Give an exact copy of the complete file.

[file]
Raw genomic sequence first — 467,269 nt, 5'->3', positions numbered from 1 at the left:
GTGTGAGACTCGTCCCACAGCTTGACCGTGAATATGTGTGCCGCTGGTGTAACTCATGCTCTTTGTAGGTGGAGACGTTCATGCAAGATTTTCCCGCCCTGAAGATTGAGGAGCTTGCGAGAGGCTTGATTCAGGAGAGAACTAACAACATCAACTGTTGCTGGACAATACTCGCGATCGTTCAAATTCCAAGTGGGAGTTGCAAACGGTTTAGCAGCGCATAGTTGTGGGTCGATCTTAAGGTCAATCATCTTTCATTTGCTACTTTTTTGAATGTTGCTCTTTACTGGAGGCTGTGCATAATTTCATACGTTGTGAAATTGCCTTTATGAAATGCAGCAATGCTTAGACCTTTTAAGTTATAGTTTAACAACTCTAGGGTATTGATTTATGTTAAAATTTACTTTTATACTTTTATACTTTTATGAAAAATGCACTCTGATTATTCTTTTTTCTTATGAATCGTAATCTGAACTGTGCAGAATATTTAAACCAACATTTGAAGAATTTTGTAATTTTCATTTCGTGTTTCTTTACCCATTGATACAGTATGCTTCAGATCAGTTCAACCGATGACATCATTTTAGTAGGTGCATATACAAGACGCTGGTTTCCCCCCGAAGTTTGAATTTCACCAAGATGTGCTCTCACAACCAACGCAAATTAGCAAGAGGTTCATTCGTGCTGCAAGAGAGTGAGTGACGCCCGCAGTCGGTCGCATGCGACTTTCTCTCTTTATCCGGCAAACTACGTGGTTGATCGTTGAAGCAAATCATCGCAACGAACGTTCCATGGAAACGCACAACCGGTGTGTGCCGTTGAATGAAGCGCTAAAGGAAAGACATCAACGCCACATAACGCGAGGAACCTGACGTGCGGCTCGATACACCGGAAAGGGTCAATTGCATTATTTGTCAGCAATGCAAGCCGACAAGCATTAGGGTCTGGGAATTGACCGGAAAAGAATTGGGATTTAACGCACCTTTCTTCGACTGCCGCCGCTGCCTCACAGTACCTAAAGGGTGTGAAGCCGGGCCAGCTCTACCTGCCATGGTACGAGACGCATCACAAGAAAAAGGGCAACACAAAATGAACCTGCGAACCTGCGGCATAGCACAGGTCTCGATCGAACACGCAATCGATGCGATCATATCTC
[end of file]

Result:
Raw genomic sequence first — 467,269 nt, 5'->3', positions numbered from 1 at the left:
GTGTGAGACTCGTCCCACAGCTTGACCGTGAATATGTGTGCCGCTGGTGTAACTCATGCTCTTTGTAGGTGGAGACGTTCATGCAAGATTTTCCCGCCCTGAAGATTGAGGAGCTTGCGAGAGGCTTGATTCAGGAGAGAACTAACAACATCAACTGTTGCTGGACAATACTCGCGATCGTTCAAATTCCAAGTGGGAGTTGCAAACGGTTTAGCAGCGCATAGTTGTGGGTCGATCTTAAGGTCAATCATCTTTCATTTGCTACTTTTTTGAATGTTGCTCTTTACTGGAGGCTGTGCATAATTTCATACGTTGTGAAATTGCCTTTATGAAATGCAGCAATGCTTAGACCTTTTAAGTTATAGTTTAACAACTCTAGGGTATTGATTTATGTTAAAATTTACTTTTATACTTTTATACTTTTATGAAAAATGCACTCTGATTATTCTTTTTTCTTATGAATCGTAATCTGAACTGTGCAGAATATTTAAACCAACATTTGAAGAATTTTGTAATTTTCATTTCGTGTTTCTTTACCCATTGATACAGTATGCTTCAGATCAGTTCAACCGATGACATCATTTTAGTAGGTGCATATACAAGACGCTGGTTTCCCCCCGAAGTTTGAATTTCACCAAGATGTGCTCTCACAACCAACGCAAATTAGCAAGAGGTTCATTCGTGCTGCAAGAGAGTGAGTGACGCCCGCAGTCGGTCGCATGCGACTTTCTCTCTTTATCCGGCAAACTACGTGGTTGATCGTTGAAGCAAATCATCGCAACGAACGTTCCATGGAAACGCACAACCGGTGTGTGCCGTTGAATGAAGCGCTAAAGGAAAGACATCAACGCCACATAACGCGAGGAACCTGACGTGCGGCTCGATACACCGGAAAGGGTCAATTGCATTATTTGTCAGCAATGCAAGCCGACAAGCATTAGGGTCTGGGAATTGACCGGAAAAGAATTGGGATTTAACGCACCTTTCTTCGACTGCCGCCGCTGCCTCACAGTACCTAAAGGGTGTGAAGCCGGGCCAGCTCTACCTGCCATGGTACGAGACGCATCACAAGAAAAAGGGCAACACAAAATGAACCTGCGAACCTGCGGCATAGCACAGGTCTCGATCGAACACGCAATCGATGCGATCATATCTC